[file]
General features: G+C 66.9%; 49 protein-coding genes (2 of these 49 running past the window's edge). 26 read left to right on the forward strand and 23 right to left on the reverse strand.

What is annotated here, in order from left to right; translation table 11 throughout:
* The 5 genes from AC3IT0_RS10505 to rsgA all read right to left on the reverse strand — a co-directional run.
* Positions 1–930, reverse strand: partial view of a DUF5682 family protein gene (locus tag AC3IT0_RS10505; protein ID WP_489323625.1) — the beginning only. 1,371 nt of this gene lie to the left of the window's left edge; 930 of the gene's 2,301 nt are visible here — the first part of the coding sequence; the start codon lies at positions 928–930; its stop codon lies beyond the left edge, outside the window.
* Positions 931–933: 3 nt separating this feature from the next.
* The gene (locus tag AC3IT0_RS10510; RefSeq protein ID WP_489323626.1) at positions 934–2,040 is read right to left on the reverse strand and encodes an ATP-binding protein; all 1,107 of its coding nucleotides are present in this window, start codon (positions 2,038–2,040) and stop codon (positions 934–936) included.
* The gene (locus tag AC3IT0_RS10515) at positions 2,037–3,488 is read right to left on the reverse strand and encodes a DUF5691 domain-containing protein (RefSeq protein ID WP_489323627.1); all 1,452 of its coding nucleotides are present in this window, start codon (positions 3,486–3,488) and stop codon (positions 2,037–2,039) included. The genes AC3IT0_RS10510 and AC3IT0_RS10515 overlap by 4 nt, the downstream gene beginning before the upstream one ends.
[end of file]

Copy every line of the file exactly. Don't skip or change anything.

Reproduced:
General features: G+C 66.9%; 49 protein-coding genes (2 of these 49 running past the window's edge). 26 read left to right on the forward strand and 23 right to left on the reverse strand.

What is annotated here, in order from left to right; translation table 11 throughout:
* The 5 genes from AC3IT0_RS10505 to rsgA all read right to left on the reverse strand — a co-directional run.
* Positions 1–930, reverse strand: partial view of a DUF5682 family protein gene (locus tag AC3IT0_RS10505; protein ID WP_489323625.1) — the beginning only. 1,371 nt of this gene lie to the left of the window's left edge; 930 of the gene's 2,301 nt are visible here — the first part of the coding sequence; the start codon lies at positions 928–930; its stop codon lies beyond the left edge, outside the window.
* Positions 931–933: 3 nt separating this feature from the next.
* The gene (locus tag AC3IT0_RS10510; RefSeq protein ID WP_489323626.1) at positions 934–2,040 is read right to left on the reverse strand and encodes an ATP-binding protein; all 1,107 of its coding nucleotides are present in this window, start codon (positions 2,038–2,040) and stop codon (positions 934–936) included.
* The gene (locus tag AC3IT0_RS10515) at positions 2,037–3,488 is read right to left on the reverse strand and encodes a DUF5691 domain-containing protein (RefSeq protein ID WP_489323627.1); all 1,452 of its coding nucleotides are present in this window, start codon (positions 3,486–3,488) and stop codon (positions 2,037–2,039) included. The genes AC3IT0_RS10510 and AC3IT0_RS10515 overlap by 4 nt, the downstream gene beginning before the upstream one ends.